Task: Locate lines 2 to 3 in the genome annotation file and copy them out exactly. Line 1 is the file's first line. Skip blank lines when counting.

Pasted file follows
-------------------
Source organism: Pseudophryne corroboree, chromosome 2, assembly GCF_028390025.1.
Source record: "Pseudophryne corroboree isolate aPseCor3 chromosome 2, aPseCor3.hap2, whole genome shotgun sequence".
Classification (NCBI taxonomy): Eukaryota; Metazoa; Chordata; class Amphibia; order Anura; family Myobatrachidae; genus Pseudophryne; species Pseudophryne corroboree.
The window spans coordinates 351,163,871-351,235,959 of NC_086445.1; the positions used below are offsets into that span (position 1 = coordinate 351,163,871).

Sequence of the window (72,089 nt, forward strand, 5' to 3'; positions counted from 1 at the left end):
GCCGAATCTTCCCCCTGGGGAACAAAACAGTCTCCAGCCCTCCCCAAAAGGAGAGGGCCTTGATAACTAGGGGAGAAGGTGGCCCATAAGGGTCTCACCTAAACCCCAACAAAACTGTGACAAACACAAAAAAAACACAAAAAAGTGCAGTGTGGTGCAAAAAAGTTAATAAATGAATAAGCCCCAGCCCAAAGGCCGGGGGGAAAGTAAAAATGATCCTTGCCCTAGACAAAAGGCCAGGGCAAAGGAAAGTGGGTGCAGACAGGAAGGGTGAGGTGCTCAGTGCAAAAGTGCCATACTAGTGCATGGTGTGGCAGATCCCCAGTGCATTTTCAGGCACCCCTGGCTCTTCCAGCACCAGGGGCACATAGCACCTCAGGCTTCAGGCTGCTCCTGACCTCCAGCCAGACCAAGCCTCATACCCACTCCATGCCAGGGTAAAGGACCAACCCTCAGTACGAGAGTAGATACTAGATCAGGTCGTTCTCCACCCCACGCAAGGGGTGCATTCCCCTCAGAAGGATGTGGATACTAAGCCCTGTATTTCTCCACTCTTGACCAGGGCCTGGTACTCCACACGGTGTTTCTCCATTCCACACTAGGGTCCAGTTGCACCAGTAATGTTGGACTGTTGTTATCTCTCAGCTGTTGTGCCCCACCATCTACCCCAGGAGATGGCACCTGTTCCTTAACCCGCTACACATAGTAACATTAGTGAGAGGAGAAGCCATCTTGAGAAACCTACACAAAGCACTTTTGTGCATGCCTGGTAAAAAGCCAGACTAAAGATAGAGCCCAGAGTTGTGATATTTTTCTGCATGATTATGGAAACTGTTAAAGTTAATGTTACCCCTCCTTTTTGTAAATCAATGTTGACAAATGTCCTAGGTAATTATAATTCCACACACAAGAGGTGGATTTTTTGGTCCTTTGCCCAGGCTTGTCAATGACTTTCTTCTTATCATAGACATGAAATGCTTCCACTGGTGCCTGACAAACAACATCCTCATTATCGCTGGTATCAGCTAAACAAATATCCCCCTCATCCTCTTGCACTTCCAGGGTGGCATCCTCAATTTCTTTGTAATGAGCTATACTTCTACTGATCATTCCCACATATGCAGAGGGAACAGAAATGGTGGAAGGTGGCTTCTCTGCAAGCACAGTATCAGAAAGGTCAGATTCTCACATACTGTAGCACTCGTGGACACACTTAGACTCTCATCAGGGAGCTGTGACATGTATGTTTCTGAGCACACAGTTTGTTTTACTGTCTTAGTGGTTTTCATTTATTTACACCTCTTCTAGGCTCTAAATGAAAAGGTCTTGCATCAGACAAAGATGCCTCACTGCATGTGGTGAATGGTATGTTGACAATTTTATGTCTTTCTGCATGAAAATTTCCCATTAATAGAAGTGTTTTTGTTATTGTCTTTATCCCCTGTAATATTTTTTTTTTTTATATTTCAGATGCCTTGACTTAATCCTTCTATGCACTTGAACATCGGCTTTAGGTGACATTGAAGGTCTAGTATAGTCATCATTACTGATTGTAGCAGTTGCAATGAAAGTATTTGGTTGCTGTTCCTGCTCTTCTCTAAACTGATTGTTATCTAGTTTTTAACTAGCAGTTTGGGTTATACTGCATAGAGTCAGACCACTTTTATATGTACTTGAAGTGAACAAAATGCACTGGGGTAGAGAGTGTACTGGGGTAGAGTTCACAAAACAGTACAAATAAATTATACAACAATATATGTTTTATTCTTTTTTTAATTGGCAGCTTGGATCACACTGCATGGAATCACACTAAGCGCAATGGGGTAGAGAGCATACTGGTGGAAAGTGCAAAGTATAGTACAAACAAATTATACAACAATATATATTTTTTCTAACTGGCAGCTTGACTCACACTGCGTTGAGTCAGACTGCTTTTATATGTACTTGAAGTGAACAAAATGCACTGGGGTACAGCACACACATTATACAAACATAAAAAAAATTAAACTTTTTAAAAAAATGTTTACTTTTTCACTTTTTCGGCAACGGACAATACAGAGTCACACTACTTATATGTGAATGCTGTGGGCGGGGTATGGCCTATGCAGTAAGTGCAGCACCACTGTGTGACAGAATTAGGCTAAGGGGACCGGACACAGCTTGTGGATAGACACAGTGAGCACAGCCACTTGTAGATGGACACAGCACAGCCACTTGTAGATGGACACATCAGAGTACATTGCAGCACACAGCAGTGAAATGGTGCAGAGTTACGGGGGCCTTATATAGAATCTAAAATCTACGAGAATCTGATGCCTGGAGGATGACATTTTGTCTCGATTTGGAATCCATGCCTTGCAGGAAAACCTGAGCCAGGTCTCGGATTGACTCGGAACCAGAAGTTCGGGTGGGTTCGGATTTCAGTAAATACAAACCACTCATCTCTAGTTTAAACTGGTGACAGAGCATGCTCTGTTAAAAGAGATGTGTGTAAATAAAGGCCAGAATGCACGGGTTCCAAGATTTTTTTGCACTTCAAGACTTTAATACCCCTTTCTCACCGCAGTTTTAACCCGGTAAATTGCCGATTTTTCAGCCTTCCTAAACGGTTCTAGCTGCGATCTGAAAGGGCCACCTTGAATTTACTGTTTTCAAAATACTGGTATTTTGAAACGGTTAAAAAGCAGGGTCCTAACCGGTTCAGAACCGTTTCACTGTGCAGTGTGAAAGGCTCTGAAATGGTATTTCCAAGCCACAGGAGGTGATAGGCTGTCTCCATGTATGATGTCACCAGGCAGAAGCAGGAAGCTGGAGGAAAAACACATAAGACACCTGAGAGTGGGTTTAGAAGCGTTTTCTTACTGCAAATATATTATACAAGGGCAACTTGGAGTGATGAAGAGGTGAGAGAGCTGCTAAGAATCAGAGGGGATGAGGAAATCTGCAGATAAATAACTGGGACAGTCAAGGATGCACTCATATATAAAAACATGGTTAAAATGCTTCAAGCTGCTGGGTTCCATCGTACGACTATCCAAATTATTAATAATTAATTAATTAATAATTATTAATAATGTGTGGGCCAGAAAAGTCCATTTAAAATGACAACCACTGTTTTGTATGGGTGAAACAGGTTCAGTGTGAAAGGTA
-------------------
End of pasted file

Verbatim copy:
Source record: "Pseudophryne corroboree isolate aPseCor3 chromosome 2, aPseCor3.hap2, whole genome shotgun sequence".
Classification (NCBI taxonomy): Eukaryota; Metazoa; Chordata; class Amphibia; order Anura; family Myobatrachidae; genus Pseudophryne; species Pseudophryne corroboree.